[Independent] Clarinets and the Creation at the Granada
By Charles Donelan, Independent
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The French modernist composer Darius Milhaud gave as much to the American musical tradition as he took from it, as he was an important mentor to both Dave Brubeck and Burt Bachrach during the time he spent teaching composition at Mills College. Milhaud came to this country with an intense feeling for melody, and a taste for the polyphonic language of jazz. At Sunday’s concert by the Santa Barbara Symphony, Milhaud’s La Creation du Monde displayed both these qualities of melody and polyphony to great effect, with a relatively small and thoroughly string-free ensemble onstage executing the music, and a short animated film by Santa Barbara native Carolyn Chrisman projected above their heads to illustrate its narrative, which was originally told through ballet. Following the Milhaud, the Symphony’s principal clarinetist, Donald T. Foster, stepping forward to play the Clarinet Concerto of Aaron Copland, a piece inspired (and premiered) by the great Benny Goodman. It begins slowly, with the clarinet playing long lines in close harmony with the orchestra, and then bursts into a virtuosic cadenza intended to evoke the syncopations of Latin jazz. Foster played brilliantly, and acknowledged the standing ovation he received first with a short solo encore, and then by a definitive ending which involved removing the mouthpiece from his instrument for all to see.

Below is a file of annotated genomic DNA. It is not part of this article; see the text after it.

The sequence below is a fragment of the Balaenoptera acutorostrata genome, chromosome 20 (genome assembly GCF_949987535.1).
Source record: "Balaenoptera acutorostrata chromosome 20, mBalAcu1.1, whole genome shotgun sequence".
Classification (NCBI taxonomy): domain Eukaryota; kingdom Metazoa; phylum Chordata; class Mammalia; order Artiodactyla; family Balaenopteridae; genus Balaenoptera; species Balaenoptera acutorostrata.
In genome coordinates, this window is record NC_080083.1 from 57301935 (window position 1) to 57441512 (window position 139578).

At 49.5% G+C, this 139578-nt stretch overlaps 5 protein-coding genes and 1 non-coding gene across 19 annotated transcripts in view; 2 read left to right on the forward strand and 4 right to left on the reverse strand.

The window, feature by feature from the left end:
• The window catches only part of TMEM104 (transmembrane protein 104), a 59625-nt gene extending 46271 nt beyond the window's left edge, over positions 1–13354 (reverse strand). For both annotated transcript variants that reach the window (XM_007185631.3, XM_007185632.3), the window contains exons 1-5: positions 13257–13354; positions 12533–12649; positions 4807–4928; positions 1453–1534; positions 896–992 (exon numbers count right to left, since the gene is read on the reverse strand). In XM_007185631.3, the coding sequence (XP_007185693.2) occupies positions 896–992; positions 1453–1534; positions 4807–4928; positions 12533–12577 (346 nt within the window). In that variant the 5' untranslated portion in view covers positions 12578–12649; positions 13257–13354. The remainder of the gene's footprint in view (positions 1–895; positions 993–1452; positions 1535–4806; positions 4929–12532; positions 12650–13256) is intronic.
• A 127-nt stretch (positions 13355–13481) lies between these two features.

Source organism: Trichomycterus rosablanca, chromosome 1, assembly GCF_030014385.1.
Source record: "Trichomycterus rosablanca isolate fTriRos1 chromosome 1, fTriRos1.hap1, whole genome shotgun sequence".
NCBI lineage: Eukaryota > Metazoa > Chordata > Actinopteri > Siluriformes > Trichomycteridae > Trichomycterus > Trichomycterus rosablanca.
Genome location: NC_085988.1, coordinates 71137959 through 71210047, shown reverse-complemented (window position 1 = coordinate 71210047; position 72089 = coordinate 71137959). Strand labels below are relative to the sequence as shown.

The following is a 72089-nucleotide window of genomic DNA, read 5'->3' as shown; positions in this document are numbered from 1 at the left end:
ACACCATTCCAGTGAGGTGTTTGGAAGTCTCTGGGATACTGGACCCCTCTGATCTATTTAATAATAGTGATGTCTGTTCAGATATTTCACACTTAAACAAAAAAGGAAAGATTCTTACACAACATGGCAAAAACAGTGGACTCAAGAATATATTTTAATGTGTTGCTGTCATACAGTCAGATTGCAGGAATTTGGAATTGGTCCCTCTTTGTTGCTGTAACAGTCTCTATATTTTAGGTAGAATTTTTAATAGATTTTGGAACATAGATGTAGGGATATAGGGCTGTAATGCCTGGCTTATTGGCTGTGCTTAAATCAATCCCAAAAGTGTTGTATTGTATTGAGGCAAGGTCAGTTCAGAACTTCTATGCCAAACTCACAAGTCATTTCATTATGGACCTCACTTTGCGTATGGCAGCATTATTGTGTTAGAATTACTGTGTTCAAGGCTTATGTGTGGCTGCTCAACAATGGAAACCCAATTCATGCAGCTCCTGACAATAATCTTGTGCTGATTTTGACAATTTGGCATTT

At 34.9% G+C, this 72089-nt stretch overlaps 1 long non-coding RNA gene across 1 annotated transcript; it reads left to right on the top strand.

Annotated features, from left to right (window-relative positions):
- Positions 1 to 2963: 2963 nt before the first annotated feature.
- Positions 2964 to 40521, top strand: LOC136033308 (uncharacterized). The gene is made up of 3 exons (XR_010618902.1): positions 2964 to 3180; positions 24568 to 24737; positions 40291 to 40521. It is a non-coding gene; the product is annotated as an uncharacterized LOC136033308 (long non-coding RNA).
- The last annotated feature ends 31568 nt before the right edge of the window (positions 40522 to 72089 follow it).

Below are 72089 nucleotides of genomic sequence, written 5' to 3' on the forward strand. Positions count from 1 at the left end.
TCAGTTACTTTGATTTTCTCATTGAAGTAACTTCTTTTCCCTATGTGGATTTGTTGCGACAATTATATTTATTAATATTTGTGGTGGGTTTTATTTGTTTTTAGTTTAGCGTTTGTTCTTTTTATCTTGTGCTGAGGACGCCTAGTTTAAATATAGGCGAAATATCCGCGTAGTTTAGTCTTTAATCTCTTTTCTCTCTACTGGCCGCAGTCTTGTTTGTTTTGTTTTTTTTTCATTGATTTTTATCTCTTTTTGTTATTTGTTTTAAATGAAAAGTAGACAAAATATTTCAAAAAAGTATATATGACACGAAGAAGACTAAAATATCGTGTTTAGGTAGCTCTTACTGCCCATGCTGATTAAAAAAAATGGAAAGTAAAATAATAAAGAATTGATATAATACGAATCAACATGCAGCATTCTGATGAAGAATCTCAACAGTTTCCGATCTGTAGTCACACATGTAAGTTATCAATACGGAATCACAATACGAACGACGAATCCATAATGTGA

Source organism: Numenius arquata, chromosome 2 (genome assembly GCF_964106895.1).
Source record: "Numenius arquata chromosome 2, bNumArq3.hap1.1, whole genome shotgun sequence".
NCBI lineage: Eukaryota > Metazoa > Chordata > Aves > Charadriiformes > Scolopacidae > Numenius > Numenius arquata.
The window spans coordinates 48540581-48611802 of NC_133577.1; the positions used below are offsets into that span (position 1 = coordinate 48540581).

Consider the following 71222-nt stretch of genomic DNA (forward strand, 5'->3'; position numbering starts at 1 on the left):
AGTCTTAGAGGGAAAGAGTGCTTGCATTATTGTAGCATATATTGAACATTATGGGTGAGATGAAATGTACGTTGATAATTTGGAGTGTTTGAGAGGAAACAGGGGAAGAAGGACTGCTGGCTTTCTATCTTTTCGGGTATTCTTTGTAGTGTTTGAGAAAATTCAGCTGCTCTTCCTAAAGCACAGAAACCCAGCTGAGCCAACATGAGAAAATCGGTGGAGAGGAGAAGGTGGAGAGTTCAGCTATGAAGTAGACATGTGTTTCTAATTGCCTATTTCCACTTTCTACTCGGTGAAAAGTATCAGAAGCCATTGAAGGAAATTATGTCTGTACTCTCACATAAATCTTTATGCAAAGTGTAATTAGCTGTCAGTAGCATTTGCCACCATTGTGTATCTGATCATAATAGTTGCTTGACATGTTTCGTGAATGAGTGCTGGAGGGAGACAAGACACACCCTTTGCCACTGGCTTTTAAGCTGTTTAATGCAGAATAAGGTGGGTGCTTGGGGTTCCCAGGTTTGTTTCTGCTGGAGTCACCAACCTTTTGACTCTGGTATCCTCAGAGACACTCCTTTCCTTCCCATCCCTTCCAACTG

After the intermission, maestro got down to some serious Beethoven business by conducting a fierce and rapid rendition of the composer’s 7th symphony. It’s always been a pleasure to watch Kabaretti on the podium—he’s graceful, athletic, and full of energy. But on this particular performance, he seemed to find a new gear, reaching deep inside to pull out every ounce of passion and grandeur in this immortal work. The orchestra followed him attentively, and the result was an unforgettable afternoon with one of the world’s best loved pieces of music.